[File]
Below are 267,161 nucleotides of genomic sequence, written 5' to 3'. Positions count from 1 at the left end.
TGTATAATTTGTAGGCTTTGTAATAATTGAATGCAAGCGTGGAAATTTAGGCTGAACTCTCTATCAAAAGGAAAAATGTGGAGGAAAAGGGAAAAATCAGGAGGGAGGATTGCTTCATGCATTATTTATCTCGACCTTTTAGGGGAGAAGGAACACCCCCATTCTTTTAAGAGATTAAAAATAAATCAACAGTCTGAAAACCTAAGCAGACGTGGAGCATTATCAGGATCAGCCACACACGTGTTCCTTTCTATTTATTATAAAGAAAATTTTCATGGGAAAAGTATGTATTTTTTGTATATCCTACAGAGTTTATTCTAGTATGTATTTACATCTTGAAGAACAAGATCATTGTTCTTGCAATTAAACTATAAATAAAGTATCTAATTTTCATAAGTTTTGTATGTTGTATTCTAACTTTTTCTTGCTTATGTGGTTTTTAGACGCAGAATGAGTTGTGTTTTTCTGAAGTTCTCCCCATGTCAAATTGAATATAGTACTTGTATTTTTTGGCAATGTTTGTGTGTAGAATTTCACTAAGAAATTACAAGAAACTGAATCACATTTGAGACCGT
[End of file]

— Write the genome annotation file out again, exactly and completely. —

Below are 267,161 nucleotides of genomic sequence, written 5' to 3'. Positions count from 1 at the left end.
TGTATAATTTGTAGGCTTTGTAATAATTGAATGCAAGCGTGGAAATTTAGGCTGAACTCTCTATCAAAAGGAAAAATGTGGAGGAAAAGGGAAAAATCAGGAGGGAGGATTGCTTCATGCATTATTTATCTCGACCTTTTAGGGGAGAAGGAACACCCCCATTCTTTTAAGAGATTAAAAATAAATCAACAGTCTGAAAACCTAAGCAGACGTGGAGCATTATCAGGATCAGCCACACACGTGTTCCTTTCTATTTATTATAAAGAAAATTTTCATGGGAAAAGTATGTATTTTTTGTATATCCTACAGAGTTTATTCTAGTATGTATTTACATCTTGAAGAACAAGATCATTGTTCTTGCAATTAAACTATAAATAAAGTATCTAATTTTCATAAGTTTTGTATGTTGTATTCTAACTTTTTCTTGCTTATGTGGTTTTTAGACGCAGAATGAGTTGTGTTTTTCTGAAGTTCTCCCCATGTCAAATTGAATATAGTACTTGTATTTTTTGGCAATGTTTGTGTGTAGAATTTCACTAAGAAATTACAAGAAACTGAATCACATTTGAGACCGT